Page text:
The crisis, which has since culminated in the suspension of the party’s National Chairman, Iyorchia Ayu, has literally created a division within the National Working Committee as loyalists of Ayu are insisting that he was elected for a fixed period of four years. They have also vowed to resist any attempt to push him away through the back door.
The anti-Ayu NWC members blame him for the party’s performance in the presidential election, which it lost to the APC. They argued that the party’s inability to win any of the states led by the aggrieved governors was due to his refusal to step aside as requested by the Nyesom Wike-led group.
Ayu is in court to challenge the ex parte order stopping him from parading himself as the national chairman of the party. Shortly after the court asked him to vacate office, the acting National Chairman, Umar Damagum, reversed some of the decisions taken by Ayu, including the nullification of the suspension earlier slammed on party chieftains such as Ayodele Fayose, Anyim Pius Anyim, Ibrahim Shema as well as the referral of the Benue State Governor, Samuel Ortom, to the party’s disciplinary committee.
Another emerging issue in the party is the outcome of its governorship primary in Kogi State.
A stakeholder group led by the former chairman of Olamaboro Local Government, Faruk Adejo, alleged that the NWC, acting on the directive of former Vice President Atiku Abubakar, imposed Senator Dino Melaye on the party as a compensation for his artful display during the February 25 presidential election. Unless a fresh primary holds, the group vowed to work against the party’s interest in the November 11 election.
As it is with the big parties, the Labour Party has its layers of issues to deal with. While it has yet to finish celebrating its performance, especially in the presidential and National Assembly elections, the party is almost now a shadow of its former self.
Its suspended National Chairman, Julius Abure, is fighting to reclaim his seat just as its suspended National Youth Leader, Anslem Eragbe, is calling for the probe of Abure and a few others. Abure insists that his suspension by his Edo State ward is a nullity because those behind it “are unknown faces who assembled in one room in Abuja,” to plot the scheme.
Also, during the governorship primary in Imo State, the party had about three parallel primaries, with different candidates laying claim to the ticket.
In Kogi State, the ADC had parallel governorship primaries in April. Leke Abejide emerged as a candidate in one primary while Dele Williams also emerged in the congress held by the Acting National Secretary, Kennedy Odion. There are internal grumblings from both sides over the issue.
From findings, these internal crises have distracted the parties from focusing on important things, which triggers the question; what do the crises portend for the polity?
Speaking with Sunday PUNCH, a Senior Advocate of Nigeria, Chief Mike Ozekhome, said the rise in internal crisis in political parties shortly after elections derives in part from the fact that post-election period is the time for “loot sharing.”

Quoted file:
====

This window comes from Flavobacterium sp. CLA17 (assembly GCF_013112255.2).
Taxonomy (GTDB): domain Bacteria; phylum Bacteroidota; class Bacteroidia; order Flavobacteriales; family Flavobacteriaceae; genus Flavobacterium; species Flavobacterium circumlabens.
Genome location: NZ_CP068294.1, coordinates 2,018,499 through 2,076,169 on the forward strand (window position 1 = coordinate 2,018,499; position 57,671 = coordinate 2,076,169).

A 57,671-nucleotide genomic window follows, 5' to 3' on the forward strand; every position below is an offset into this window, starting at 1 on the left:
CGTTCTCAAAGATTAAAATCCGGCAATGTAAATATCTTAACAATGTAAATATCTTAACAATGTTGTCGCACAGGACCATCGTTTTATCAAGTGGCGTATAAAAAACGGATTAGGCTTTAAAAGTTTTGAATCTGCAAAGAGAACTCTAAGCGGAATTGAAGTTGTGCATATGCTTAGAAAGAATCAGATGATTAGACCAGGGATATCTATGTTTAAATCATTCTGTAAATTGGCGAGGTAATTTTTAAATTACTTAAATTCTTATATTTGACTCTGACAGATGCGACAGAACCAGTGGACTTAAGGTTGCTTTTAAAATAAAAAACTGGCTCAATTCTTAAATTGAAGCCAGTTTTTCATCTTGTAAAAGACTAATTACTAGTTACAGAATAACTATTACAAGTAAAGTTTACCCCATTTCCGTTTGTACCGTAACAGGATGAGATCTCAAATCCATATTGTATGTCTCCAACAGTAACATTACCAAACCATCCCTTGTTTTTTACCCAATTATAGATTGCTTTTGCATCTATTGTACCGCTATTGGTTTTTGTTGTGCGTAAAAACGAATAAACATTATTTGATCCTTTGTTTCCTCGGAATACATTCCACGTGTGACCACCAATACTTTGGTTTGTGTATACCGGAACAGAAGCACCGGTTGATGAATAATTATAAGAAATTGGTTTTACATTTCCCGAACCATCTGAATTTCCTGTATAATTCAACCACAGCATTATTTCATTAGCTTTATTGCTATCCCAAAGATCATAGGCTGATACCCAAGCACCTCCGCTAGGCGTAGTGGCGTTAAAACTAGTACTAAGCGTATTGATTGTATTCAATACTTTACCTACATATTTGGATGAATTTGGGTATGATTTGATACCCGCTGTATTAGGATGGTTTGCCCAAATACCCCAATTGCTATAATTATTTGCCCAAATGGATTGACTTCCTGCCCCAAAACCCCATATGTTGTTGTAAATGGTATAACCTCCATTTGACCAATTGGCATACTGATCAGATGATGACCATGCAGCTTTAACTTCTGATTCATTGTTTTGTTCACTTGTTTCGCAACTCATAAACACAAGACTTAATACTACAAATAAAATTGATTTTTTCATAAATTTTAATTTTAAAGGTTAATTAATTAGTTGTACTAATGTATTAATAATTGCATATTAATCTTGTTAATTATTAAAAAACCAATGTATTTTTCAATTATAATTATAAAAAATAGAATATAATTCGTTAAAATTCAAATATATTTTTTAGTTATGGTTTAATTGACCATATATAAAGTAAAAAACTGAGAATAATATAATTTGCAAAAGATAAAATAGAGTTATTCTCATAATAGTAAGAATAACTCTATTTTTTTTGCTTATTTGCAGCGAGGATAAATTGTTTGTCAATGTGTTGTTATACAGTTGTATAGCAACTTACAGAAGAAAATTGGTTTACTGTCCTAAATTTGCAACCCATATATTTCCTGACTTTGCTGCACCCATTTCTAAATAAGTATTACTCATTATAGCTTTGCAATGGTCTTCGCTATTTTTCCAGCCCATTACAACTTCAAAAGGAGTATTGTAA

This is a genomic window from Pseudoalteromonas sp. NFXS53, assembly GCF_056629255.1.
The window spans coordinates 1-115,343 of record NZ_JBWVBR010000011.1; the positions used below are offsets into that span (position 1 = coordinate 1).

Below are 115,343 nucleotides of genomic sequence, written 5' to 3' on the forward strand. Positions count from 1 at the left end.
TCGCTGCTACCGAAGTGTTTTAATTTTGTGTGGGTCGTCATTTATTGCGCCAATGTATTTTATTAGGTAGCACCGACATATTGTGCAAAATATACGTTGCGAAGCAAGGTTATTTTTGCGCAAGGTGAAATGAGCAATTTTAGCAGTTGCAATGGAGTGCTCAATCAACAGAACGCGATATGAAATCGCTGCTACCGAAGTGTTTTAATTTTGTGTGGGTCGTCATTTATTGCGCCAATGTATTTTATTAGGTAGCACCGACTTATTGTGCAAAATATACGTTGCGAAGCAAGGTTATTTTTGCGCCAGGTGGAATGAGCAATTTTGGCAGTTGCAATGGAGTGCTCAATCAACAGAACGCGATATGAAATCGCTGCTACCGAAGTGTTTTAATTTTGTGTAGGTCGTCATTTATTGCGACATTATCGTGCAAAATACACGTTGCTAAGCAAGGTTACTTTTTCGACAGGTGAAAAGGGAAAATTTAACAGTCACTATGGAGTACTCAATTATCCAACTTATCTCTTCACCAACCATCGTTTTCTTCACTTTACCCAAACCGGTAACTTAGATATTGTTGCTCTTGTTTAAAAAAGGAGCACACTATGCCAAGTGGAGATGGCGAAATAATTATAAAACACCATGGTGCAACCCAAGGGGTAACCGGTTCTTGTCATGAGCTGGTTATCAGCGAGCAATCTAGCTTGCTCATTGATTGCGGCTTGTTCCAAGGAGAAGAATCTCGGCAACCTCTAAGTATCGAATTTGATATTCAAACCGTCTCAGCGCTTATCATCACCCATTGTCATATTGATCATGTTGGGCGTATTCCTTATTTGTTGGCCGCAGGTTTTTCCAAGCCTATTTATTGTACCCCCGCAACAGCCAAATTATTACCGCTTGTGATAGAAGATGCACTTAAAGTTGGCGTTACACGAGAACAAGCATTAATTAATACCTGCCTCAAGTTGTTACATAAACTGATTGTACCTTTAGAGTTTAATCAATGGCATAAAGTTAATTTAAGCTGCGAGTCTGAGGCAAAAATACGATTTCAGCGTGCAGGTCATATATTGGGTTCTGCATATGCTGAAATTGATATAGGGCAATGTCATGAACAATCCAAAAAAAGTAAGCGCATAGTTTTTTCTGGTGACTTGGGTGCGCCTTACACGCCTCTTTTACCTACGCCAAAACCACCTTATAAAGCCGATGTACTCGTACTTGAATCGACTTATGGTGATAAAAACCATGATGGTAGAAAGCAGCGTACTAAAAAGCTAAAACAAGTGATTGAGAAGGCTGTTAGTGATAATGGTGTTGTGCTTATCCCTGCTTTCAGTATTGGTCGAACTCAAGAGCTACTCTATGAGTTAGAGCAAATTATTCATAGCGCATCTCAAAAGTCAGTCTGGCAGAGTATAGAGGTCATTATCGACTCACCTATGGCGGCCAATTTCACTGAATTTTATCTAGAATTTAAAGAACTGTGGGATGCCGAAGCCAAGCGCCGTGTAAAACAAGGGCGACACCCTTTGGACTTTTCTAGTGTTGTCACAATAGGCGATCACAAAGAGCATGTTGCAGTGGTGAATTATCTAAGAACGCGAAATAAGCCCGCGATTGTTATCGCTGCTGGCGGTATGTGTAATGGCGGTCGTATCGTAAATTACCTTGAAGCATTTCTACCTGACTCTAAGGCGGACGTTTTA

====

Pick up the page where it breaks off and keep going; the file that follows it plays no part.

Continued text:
He stated, “There are usually more quarrels after a general election because it is time for the sharing of spoils of war. After all, every election in Nigeria is a war. Bones are broken, heads are smashed, blood is spilled, houses are burnt. In other instances, entire ethnic groups are profiled for elimination and discrimination. This is when everyone comes out to position themselves for offices and appointments – the genuine ones, the pretenders, the turncoats; the perennial defectors; the scammers and party owners.
“Nigerian politics is ‘amala politics’, a come-and-chop brand of politics. Ours is politics and democracy of the stomach. Politicians don’t practice democracy here. All they look out for is how to have their hands in the till. They do not care about the welfare of the people, or development of the country. This is a summary of what is happening in the parties today.”
In his contribution, former Secretary General of the Arewa Consultative Forum, Anthony Sani, attributed the fight within political parties to what he called the lack of ideological disposition.
He stated, “The crises in the political parties underscore the fact that they are not ideologically-based but exist just to win elections for exercise of power and to hold the parties together. That is why the APC which has won the election has less of a crisis compared to the opposition parties. But now that the elections have come and gone, there is nothing to hold the political parties together anymore. This is why there are more crises in opposition parties than the ruling APC.”
For Haruna Abdullahi, a civil society campaigner, those instigating crises in the parties are out for personal gains and gratifications.
He said, “Political explosion is happening barely a few weeks after the generation election because those who found themselves in these parties weren’t tied by ideologies but by exigencies of the time. They were motivated by certain interests predicated on perceived displacement from their former parties or the inordinate quest to be on the ballot papers at all costs. So, the in-fighting that has culminated in political crises isn’t unexpected. This happens when you find strange bedfellows frolicking in the same political parties.
“Empirically, it is not uncommon for political parties to experience internal conflicts and disagreements, especially when there are diverse interests and agenda among party members. In some cases, individuals may join a particular party based on personal ambition or expediency, rather than a shared ideological or policy agenda. When such individuals come together, it can lead to factionalism and in-fighting, as each group tries to assert its influence and interests within the party.
“However, it is important to note that not all political crises are a result of personal ambitions or opportunism. Other factors such as differing views on policy or leadership styles can also contribute to internal conflicts within political parties. In any case, it is important for political parties to have strong structures and mechanisms for resolving internal conflicts and promoting unity among members.”
While there are internal conflict resolution mechanisms in the constitutions of these political parties, it remains worrisome that the court has become their go-to place, as party organs now find it difficult to broker peace among warring interests.